Once upon a time there was a man named William Morris.

In 1898, William came up with a great logo, rented an office in Manhattan and opened the William Morris Agency to manage vaudeville performers. You know, jugglers and shit.

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See what I mean about the logo?

In 1918 William hired his son, William Junior to work for the agency. Twelve years later, William Junior moved to Hollywood to manage movie stars.

In 1949 he bought the Berg-Allenberg Agency and the William Morris Agency became the world’s biggest talent agency.

In 1995 Ari Emanuel formed the Endeavor Talent Agency

Ari Emanuel was already well-known in Hollywood as a tenacious agent, a fierce boardroom bargainer whose distinctive mannerisms were irresistible imitation fodder for his actor clients.

If you’ve ever seen Jeremy Pivin playing Ari Gold on Entourage, you’ve seen an Ari Emanuel imitation.

Now I’ve never met Ari in person, but I have met his brother Rahm.

According to The New Yorker, Ari and Rahm are “consummate schmoozers” who “balance their ingratiating manners with ferocious tempers.”

Rahm Emanuel is one of the three scariest people I’ve ever been in a room with—right up there with Chris Barnes of Cannibal Corpse and an ex-boss of mine who, according to rumor, once threw a man through the window of the Congress Avenue Cafe.

Rahm was Barack Obama’s Chief of Staff and chief enforcer. He later became Mayor of Chicago.

So I have to presume that Ari Emanuel is a lot scarier than Ari Gold.

A whole lot.

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Not Ari Emanuel.

Emanuel takes over William Morris

By 2009, Endeavor was, according to Deadline, “a ‘client-rich’ mid-size agency with big ambitions” that “set its sights on the much bigger, ‘cash rich’ William Morris Agency.”

The William Morris Agency was valued at twice what Endeavor was, but Ari Emanuel and company took advantage of internal divisions at WME and “totally blindsided” WME leadership who “truly believed that they would be running the combined company.”

Ari was credited with “brilliant strategic maneuvering to get the WMA leadership to turn on each other one by one.” At the end of the corporate maneuvering, Ari laid off over 100 WME agents while keeping the Endeavor team mostly together.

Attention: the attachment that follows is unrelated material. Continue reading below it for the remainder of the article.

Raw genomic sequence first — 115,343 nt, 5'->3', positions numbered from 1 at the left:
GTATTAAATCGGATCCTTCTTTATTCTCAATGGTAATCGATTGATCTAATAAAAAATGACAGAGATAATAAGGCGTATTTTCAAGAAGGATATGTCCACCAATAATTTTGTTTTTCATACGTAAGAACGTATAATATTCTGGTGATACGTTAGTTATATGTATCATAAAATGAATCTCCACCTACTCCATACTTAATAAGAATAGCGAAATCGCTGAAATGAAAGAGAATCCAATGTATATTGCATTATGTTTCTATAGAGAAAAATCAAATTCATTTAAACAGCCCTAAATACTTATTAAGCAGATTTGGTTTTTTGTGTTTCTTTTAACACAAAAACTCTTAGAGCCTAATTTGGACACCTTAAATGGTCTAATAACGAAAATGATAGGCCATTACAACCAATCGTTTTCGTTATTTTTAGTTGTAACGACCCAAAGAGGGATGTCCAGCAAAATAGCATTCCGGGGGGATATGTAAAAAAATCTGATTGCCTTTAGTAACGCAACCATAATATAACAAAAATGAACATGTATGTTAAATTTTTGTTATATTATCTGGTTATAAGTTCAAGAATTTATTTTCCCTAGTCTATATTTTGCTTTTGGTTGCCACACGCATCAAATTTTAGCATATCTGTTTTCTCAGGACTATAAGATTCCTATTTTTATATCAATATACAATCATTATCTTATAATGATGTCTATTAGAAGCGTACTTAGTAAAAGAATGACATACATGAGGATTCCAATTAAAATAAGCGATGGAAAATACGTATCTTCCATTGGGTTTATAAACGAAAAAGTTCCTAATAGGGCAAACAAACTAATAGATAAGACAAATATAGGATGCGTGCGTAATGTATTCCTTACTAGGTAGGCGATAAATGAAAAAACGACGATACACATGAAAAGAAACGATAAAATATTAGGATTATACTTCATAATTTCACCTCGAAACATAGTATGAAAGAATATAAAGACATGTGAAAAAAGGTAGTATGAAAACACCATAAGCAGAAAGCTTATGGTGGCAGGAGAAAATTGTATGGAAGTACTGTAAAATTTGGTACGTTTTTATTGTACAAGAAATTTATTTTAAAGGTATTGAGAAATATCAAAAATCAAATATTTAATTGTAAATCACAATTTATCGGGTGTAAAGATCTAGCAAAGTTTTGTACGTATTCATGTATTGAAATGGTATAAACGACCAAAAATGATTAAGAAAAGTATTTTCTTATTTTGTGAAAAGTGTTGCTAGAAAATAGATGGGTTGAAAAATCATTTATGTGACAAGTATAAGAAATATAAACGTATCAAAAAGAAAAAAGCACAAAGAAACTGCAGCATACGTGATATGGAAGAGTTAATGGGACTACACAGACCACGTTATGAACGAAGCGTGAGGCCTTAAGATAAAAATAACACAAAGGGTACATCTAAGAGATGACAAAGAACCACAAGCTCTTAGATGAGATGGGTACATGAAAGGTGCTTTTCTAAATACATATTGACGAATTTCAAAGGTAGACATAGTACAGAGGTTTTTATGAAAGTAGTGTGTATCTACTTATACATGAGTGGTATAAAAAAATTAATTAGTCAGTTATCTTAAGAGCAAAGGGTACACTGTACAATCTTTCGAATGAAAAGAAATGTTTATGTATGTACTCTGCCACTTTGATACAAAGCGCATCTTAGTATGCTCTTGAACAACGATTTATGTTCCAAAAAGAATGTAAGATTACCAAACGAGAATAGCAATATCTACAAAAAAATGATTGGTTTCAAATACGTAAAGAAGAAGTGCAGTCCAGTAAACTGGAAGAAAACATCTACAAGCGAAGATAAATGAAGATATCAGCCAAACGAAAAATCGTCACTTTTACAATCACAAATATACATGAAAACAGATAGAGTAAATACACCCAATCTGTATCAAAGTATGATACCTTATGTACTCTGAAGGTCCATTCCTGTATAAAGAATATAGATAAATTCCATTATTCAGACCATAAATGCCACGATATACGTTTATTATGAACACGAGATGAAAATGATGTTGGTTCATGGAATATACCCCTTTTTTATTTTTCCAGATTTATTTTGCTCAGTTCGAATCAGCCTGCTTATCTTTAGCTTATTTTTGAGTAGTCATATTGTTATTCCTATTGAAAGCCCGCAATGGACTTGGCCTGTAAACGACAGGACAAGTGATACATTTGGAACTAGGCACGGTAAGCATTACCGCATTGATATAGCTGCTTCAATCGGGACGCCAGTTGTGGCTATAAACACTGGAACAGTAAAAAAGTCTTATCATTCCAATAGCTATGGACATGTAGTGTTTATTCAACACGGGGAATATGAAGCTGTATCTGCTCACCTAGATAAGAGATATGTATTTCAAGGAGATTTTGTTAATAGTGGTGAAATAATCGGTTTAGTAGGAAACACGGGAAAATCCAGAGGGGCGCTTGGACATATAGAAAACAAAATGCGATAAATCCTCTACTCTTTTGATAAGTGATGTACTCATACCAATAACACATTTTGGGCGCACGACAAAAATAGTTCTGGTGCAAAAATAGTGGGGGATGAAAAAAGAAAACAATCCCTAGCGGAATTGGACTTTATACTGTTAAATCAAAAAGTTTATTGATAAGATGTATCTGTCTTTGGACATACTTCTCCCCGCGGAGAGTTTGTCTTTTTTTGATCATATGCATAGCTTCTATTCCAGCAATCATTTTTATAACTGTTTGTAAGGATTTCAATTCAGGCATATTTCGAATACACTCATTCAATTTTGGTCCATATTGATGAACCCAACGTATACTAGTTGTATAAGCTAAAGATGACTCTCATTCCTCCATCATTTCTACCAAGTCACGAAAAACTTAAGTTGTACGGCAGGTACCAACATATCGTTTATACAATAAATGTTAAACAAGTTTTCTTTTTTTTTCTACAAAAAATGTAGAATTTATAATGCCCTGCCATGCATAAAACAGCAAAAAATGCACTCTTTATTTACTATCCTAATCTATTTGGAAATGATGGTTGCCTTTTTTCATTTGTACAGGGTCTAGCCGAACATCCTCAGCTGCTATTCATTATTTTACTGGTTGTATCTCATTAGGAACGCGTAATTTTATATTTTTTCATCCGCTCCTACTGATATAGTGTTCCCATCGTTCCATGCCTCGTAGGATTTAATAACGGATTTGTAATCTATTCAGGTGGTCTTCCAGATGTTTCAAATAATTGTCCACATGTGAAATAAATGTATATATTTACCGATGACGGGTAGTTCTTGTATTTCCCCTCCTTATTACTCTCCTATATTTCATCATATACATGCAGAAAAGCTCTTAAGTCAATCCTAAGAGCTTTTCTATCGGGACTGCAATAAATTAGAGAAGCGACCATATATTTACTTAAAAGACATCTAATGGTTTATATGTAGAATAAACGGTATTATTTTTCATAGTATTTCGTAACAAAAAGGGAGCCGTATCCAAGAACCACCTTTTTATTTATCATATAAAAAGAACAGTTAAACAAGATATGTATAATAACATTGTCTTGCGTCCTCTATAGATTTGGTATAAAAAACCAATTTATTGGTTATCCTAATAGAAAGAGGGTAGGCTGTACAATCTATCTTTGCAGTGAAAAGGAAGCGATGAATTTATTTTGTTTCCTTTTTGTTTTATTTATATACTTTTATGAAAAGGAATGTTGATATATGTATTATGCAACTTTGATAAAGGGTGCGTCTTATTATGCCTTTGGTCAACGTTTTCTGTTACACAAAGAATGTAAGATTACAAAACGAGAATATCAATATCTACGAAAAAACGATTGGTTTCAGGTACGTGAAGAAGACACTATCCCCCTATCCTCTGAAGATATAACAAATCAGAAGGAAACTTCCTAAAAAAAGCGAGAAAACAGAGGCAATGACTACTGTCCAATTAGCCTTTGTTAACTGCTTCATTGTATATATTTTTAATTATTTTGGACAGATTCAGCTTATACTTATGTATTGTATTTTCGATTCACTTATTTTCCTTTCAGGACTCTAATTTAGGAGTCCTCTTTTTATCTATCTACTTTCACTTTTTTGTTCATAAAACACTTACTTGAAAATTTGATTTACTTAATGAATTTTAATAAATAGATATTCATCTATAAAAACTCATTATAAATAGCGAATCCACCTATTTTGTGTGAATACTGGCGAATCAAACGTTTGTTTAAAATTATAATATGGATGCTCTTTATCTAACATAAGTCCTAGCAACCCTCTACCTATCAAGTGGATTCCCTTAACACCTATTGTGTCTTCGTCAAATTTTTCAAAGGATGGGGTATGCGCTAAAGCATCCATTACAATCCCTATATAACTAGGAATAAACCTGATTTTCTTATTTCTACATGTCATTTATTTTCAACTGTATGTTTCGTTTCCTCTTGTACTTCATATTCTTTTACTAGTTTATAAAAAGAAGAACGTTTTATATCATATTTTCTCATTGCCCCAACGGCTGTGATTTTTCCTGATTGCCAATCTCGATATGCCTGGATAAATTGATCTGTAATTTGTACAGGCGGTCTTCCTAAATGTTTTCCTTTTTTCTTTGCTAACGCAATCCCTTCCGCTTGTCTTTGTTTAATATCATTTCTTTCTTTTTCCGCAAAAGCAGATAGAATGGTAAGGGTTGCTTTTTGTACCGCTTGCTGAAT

Then WME Board Member John Ferriter wrote in 2019 that, “wow, their ‘bad guys’ are better at being ‘bad’ than our ‘bad guys.’ A lot better at it.” Ferriter was concerned that Ari Emanuel and company’s plans to become a studio as well as a talent agency would violate the California Talent Agency Act. His questions drew laughter from the Endeavor team.

The boardroom defenestrations gave Ari Emanuel WME’s $325 in annual revenue to finance his next moves. Well, that and over $900 million he raised from private equity firm Silver Lake and Japan’s Softbank.

The next huge move came in 2013 when Ari Emanuel came up with $2.4 billion to buy IMG, a powerhouse in sports and live events.

In 2016, Endeavor bought the UFC for $4 billion

By 2021 he had built Endeavor into what The LA Times called “a 7,500-person media, sports and entertainment juggernaut” and pulled off an IPO that reportedly infuriated 300 top players inside the company who found out at the last minute that their stock options were worthless:

“The shocking news came on a conference call with company president Mark Shapiro, who told the agents and executives that their Endeavor options were severely “underwater,” according to a source with direct knowledge of the call.

“According to sources, Shapiro left out the fact that employees’ options had been diluted well below the company’s stock price not only because of the pandemic that hammered Endeavor’s business, but also a massive trove of stock awards that had been granted to Emanuel.”

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About the author
Nate Wilcox
Nate Wilcox

Nate Wilcox is the founding editor of BloodyElbow.com. As such he has hired every editor and writer to work for the site. Wilcox’s writing for BE is known for its emphasis on MMA history, the evolution of fighting techniques and strong opinions. Wilcox developed the SBN MMA consensus rankings which were featured in USA Today from 2009 to 2011. Before founding BE, Wilcox was a political operative working for such figures as Senators John Kerry and Mark Warner and an early political blogger. He is the co-author of Netroots Rising, a history of the political blogosphere from 2003 to 2007. Wilcox also hosts the Let It Roll podcast on music history for the Pantheon Podcast Network.

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